This mish mash of laws and regulations and over taxation is IMOP-unconstitutional.

It is detrimental to free trade/enterprise and consumers (we the people).

What has happened is--businesses--mainly the wholesalers have adapted to this insanity and have used it to provide them with protection--they hide behind the chaos (in essence in collusion with state governments.

What we need is to establish laws that allow for free trade and competition that are uniform across state lines.

Fairness--for consumers which in turn will lead to a more fair system for all --wholesalers included.

fairness for the greater good!

The states need to be focusing on local issues without impeding this fair trade spirit.

Wholesalers--well-these folks will adapt--the three tier system actually makes some sense --for all--it simply needs to be adjusted/changed.

This whole issue comes down to money--the states and the wholesalers have colluded to the detriment of consumers and the wine and liquor business as a whole.

It is time for this to end.

Change can be difficult and frightening--the wholesalers are obviously pretty scared.

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  • 2 weeks later...

Shipping news means more choices for consumers, but some winemakers unhappy , by Bill Daley of the Chicago Tribune (also an eGullet Society member) . . .

What works in one state may not work in another. Indiana, for example, won't permit any wine to be shipped directly to a consumer unless that person pays a personal call to the winery. Michigan will let you drive into the state with one case of wine in your trunk; you can leave the state with as much wine as you can pack. And Iowa and Wisconsin officials are still talking of reciprocity, those if-you-take-mine-I'll-take-yours agreements that many think were dealt a death blow by the Supreme Court's decision.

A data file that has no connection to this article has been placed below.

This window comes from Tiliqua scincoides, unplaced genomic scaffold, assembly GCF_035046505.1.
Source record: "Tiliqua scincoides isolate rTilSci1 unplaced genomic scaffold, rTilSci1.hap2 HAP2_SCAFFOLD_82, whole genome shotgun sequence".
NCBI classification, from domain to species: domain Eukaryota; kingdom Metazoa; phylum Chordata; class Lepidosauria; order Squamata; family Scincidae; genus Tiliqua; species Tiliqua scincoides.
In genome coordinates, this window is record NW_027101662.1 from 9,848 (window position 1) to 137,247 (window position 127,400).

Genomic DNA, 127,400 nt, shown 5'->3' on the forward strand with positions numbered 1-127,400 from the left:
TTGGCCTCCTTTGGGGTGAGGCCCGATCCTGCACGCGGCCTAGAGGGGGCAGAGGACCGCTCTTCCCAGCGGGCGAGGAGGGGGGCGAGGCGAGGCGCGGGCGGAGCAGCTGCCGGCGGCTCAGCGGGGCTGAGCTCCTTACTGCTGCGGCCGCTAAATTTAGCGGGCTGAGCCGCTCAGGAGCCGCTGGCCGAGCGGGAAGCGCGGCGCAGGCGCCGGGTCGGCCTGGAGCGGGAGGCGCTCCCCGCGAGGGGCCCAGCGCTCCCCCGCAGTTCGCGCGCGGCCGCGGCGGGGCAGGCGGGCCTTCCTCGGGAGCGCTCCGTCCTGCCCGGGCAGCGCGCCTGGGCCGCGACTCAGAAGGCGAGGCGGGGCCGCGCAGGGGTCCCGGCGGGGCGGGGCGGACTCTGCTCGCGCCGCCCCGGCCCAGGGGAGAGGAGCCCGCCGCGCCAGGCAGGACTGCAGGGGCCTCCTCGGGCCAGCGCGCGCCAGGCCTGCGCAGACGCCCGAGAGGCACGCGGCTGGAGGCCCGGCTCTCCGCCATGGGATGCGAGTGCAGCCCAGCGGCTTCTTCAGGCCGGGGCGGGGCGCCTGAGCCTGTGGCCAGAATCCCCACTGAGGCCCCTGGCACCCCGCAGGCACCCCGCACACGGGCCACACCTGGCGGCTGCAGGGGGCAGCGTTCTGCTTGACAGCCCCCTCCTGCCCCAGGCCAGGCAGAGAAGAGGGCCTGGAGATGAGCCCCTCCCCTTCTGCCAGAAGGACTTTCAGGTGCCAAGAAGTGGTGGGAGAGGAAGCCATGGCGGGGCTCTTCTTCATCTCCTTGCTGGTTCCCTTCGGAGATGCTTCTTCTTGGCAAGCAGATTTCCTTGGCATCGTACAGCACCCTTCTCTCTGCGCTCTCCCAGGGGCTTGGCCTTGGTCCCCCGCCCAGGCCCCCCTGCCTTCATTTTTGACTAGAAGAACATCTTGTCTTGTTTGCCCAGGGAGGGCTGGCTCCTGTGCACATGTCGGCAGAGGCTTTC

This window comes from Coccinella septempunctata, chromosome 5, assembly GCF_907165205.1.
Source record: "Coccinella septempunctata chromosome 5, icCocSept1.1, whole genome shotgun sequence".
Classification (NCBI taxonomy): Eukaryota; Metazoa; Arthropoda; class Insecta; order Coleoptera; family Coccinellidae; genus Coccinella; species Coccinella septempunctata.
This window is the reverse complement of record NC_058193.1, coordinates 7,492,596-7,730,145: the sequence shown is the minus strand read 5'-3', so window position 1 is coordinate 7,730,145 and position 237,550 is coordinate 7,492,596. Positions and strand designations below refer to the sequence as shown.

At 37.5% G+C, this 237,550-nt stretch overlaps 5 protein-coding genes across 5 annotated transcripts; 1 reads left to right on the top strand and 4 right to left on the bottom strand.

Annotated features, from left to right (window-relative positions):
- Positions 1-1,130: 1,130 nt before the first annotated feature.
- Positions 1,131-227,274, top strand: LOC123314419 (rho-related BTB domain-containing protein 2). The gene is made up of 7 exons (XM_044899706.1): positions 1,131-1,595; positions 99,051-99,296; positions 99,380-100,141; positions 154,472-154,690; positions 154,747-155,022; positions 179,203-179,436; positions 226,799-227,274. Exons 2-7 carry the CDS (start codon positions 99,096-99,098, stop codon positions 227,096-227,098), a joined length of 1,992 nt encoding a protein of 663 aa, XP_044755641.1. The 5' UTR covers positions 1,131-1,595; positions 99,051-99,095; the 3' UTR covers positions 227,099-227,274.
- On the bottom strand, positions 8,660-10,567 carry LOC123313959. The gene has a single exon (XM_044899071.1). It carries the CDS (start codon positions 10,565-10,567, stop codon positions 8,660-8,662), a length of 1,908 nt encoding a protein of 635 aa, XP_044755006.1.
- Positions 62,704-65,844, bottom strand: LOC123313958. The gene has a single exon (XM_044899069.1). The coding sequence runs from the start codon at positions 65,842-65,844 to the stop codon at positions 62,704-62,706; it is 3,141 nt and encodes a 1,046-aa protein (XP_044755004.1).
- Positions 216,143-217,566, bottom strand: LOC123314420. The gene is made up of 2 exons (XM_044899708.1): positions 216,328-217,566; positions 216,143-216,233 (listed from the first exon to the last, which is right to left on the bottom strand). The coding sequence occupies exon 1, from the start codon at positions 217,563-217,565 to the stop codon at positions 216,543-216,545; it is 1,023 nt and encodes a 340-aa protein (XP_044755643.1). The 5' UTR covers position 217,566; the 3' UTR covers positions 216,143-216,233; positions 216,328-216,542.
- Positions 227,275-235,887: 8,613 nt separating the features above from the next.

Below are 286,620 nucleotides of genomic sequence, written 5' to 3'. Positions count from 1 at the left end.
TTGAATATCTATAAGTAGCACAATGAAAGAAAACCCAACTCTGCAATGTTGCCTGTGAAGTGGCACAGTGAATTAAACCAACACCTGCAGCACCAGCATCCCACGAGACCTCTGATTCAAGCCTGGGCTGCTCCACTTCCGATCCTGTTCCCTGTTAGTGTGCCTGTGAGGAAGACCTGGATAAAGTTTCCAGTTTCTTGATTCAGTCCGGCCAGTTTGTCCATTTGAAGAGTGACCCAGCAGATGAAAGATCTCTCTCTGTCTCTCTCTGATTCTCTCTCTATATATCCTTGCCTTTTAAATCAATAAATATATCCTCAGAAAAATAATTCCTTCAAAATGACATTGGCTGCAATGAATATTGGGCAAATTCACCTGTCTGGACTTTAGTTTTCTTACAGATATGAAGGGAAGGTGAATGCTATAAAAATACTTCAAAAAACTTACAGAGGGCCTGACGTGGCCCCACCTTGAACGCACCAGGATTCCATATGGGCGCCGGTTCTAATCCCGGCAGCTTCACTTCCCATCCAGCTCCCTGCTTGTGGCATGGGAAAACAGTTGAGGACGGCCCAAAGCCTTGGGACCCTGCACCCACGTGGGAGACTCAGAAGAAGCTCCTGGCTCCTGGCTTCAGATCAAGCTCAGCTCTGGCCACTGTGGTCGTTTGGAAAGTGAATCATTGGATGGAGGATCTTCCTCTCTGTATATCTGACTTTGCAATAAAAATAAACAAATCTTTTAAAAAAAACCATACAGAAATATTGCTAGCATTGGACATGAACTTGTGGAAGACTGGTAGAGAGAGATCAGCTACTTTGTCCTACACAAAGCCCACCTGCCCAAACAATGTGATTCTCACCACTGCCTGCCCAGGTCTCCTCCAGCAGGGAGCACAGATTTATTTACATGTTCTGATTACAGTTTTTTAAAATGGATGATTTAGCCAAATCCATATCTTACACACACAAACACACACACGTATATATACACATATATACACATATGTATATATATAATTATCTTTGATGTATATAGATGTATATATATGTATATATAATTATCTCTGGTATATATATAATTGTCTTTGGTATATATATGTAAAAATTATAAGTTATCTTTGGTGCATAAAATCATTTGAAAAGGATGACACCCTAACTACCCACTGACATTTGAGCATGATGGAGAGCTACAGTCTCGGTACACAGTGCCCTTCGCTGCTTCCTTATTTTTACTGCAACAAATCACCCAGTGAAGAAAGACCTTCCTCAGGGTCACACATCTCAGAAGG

It's enough to give you a hangover just thinking about it.

So, here's what I think wine lovers should do: Smuggle.

Just kidding - well, sort of.

The link takes us to the Arizona Republic, and Bill's comments here reminded me that we have wine club members in Arizona who have formed a loose alliance--several members hire vans and SUV's and once a year they caravan to wine country together, fill up the vans and head back, where they share the wine purchases with other friends who could not get away. These people all have healthy disposable incomes, but don't you think that would be a nice business? Sort of a personal shopper for wine . . .

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  • 2 months later...

The CEO of the Wine & Spirits Wholesalers Association, Juanita Duggan, is finally out.

Here are my comments on her seven-year career, and Tom Wark'srecap.

Can you believe that whole NAXON plan? Good golly . . . can you imagine only buying small production wines from one controlled site? Talk about monopolies!

Who is her successor? Will we be better off? If you were the CEO of the WSWA, what changes would you make? What corporate and business logic would you apply to the dynamics of this organization? Or is this organization simply an irrecoverable albatross as far as small producers are concerned? I get the sense that it is positioning itself as an extreme opponent of the Wine Institute (which is headed up by Bobby Koch, GW Bush's brother-in-law). Is there any wisdom in fighting the future?